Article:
Measuring Guide

 Taking and providing us with accurate measurements is the key to getting a correctly fitting bespoke kilt. You're making an investment in a premium item of heritage clothing and we want you to look your best in it. We always recommend getting someone else to measure you and to take measurements more than once. We want you to be completely satisfied with your kilt so please provide us with accurate measurements. The guide below should help you to do so but if you are unsure please contact us for advice.  


How to measure for your Angus Kilt

3 key measurements


No, not your trouser waist. All of our kilts are made with a traditional 2" rise. This means that the straps should sit on the top of your hip bone, this keeps the kilt up. The top edge of the kilt sits 2" above this, so is normally approximately 1" above the level of your navel. It is at this height that you should take your waist measurement.

You should stand up straight, be relaxed and not "holding it in". This should be a firm, almost tight, measurement. All of our kilts are made such that the straps, fastened at the second tightest hole, will fit. This allows about an inch and a half to expand and allows you to tighten up a little if needed.


This measurement determines the seat of the kilt (or breech). This measurement is taken at the broadest part of the hips and buttocks. Do not make this a tight measurement. You should be able to fit your fist, with your palm facing you, between your body and the measuring tape, otherwise the kilt will be too tight around the hips.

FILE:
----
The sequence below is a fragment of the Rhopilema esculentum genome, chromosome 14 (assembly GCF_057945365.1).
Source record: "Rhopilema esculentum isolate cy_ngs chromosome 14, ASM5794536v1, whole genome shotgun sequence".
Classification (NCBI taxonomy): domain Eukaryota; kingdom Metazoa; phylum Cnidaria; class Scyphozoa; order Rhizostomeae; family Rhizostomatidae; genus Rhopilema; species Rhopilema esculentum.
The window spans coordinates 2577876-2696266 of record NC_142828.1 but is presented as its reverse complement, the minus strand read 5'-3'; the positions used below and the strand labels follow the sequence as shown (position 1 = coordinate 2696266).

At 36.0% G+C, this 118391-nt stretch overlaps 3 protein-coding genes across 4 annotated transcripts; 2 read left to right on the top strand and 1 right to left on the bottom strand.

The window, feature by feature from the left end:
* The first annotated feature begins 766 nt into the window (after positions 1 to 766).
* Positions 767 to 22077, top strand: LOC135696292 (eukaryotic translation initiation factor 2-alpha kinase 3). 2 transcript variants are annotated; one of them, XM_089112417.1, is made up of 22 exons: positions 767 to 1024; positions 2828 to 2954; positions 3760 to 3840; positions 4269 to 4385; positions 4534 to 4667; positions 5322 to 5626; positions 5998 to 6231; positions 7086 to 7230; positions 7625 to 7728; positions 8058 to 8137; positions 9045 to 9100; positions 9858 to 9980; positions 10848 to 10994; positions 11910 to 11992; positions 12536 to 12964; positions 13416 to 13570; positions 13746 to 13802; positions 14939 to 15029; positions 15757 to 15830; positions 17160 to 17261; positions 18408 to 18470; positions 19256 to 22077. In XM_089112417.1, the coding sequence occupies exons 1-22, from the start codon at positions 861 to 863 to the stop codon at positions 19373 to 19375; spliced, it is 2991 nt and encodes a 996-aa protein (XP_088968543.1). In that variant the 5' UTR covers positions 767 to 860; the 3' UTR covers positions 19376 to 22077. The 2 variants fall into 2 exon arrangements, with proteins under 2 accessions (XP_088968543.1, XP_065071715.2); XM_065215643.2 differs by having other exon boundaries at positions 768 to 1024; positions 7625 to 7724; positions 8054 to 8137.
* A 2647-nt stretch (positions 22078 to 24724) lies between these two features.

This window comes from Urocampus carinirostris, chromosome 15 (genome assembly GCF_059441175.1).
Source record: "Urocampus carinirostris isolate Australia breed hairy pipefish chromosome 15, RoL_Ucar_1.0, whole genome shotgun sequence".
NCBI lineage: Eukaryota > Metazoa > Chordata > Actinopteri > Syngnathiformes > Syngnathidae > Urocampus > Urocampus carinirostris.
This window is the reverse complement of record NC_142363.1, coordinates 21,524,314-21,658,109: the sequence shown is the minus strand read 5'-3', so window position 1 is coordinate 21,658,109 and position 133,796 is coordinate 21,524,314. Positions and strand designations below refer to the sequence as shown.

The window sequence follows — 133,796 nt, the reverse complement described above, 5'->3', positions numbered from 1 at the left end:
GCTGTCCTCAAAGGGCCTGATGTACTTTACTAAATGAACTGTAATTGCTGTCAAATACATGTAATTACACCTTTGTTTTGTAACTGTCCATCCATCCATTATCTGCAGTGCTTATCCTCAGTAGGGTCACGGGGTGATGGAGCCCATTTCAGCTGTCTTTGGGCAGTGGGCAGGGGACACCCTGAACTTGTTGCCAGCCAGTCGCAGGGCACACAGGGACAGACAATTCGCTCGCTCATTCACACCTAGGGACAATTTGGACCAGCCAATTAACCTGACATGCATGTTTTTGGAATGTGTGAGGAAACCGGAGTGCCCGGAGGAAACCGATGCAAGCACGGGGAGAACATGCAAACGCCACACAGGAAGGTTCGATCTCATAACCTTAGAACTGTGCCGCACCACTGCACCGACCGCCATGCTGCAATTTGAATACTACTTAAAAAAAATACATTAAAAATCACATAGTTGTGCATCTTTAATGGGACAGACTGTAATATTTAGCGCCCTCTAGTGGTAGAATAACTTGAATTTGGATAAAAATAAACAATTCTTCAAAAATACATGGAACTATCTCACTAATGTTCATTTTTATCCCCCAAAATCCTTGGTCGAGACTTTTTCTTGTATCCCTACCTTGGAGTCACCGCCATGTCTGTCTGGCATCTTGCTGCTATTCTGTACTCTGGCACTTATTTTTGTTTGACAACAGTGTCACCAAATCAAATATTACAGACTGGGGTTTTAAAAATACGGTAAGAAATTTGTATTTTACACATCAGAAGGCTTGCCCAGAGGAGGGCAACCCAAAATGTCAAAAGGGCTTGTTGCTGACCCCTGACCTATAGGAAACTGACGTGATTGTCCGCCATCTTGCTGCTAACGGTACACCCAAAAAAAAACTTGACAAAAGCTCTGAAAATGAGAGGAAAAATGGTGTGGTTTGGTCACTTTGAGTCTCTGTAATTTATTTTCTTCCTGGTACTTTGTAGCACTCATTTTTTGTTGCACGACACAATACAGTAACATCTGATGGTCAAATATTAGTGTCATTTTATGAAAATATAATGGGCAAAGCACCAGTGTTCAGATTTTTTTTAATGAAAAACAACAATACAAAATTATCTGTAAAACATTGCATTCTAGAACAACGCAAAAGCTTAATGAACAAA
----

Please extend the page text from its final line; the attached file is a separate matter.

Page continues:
A kilt of the correct length looks good. A kilt a little too short or a little too long can make it look terrible. To look good and to look like a kilt, the bottom of the kilt should fall no higher than the top of the kneecap and no lower than the middle of the kneecap. There are those who wish to wear a long or short kilt. This is up to you. This guide shows you how to measure properly for a kilt worn the traditional and best looking way. It is better if someone else takes this measurement for you, it is almost impossible to do this yourself.

You should be standing straight with your feet together. Do NOT look down to see what's happening as this changes the measurement. Head up and look straight ahead. Measure from around one inch above the navel (same place as your waist measurement was taken) to the point on your kneecap where you want the kilt to rest.

OR - measure from the top of the hipbone (where your kilt straps will sit) to the desired point on the knee. Add 2 inches to this measurement to get the total length.

How to wear your Kilt

In a nutshell you can wear your kilt any way and any where you like. There are however, some conventions that some people like to observe and these have developed in a way in which they ensure that one "looks good" in their chosen outfit. You may get some ideas from some of our images and will see the difference between formal and casual wear. If you would like help with choosing your overall outfit for an occasion, colour matching or anything else please ask us.